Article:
Sri Lankan police on Friday dropped a match-fixing investigation into the 2011 World Cup final, saying they found no evidence of Sri Lankan players letting their Indian opponents win.
Former chief selector Aravinda de Silva, ex-skipper Kumar Sangakkara and opening batsman Upul Tharanga were questioned this week over suspicions that have dogged the match for years.
"We are satisfied with their explanation," a top police official told AFP. "The inquiry is now closed."
"They had reasonable explanations about the changes that were made to the final squad," the officer added. "We found no evidence of any wrongdoing."
Sri Lanka made four changes to the team for the final that lost to India at Mumbai's Wankhede stadium.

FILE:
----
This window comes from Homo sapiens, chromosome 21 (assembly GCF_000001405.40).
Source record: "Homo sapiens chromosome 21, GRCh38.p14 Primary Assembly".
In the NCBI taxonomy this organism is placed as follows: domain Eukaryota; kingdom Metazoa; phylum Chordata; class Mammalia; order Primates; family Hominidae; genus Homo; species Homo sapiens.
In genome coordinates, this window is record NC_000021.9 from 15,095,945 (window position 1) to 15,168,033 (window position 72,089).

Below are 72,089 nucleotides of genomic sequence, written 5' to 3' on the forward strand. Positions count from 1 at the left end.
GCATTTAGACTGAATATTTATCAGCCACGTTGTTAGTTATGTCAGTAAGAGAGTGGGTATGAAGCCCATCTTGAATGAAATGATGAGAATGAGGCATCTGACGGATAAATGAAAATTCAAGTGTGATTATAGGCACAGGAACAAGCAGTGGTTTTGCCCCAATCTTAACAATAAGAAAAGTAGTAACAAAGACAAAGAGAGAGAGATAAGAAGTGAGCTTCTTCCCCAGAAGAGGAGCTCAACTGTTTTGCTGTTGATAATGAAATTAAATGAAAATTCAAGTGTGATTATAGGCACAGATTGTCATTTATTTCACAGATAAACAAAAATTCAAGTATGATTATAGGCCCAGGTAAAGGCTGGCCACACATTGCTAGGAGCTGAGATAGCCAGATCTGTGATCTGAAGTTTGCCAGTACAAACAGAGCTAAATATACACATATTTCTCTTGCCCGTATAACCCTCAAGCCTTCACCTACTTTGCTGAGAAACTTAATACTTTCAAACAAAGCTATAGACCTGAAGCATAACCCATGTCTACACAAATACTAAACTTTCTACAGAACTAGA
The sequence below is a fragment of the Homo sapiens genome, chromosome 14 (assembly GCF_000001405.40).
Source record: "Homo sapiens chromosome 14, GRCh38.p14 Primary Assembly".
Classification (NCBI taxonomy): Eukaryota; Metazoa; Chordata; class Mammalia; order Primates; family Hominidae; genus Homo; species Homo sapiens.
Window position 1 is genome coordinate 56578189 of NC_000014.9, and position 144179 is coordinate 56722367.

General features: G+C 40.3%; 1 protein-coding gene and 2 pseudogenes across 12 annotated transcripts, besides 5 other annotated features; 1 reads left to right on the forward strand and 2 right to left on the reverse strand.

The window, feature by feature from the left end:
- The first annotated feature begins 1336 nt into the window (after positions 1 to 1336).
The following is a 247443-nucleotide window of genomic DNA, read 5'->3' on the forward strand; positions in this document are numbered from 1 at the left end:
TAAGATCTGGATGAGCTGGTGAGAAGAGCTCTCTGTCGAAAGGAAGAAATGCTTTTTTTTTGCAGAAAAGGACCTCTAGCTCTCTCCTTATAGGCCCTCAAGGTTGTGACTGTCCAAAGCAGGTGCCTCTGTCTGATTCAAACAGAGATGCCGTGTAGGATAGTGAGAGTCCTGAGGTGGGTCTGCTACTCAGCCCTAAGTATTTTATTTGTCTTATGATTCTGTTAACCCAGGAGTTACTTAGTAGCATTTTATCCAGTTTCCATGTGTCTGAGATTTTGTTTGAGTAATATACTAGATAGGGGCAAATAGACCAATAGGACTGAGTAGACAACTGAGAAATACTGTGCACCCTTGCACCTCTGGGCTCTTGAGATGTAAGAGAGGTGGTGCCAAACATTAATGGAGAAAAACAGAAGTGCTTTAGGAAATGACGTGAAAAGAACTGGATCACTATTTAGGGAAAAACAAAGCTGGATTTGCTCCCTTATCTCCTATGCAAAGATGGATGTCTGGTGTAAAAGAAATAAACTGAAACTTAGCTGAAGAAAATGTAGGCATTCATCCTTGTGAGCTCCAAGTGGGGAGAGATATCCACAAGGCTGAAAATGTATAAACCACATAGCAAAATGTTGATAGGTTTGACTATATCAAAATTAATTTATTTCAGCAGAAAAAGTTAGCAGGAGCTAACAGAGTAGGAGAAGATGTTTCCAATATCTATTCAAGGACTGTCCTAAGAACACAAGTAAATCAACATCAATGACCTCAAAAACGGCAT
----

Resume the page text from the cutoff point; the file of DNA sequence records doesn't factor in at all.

The sudden decision to end the investigation came after the 2011 team's vice-captain Mahela Jayawardena arrived at the office of the Special Investigation Unit to give a statement.
"We will give our maximum cooperation," Jayawardena told reporters before leaving the SIU when officers refused to accept his testimony.
Jayawardena was called in after Sangakkara was grilled for nearly 10 hours by a team of detectives on Thursday.
The investigation was triggered after Mahindananda Aluthgamage, who was the sports minister in 2011, alleged that the finals were thrown by Sri Lanka to ensure an Indian victory.
Sangakkara, who is also president of England's prestigious Marylebone Cricket Club, had asked Aluthgamage to refer his allegations to the International Cricket Council.
Feature image courtesy: AFP / Ishara S. Kodikara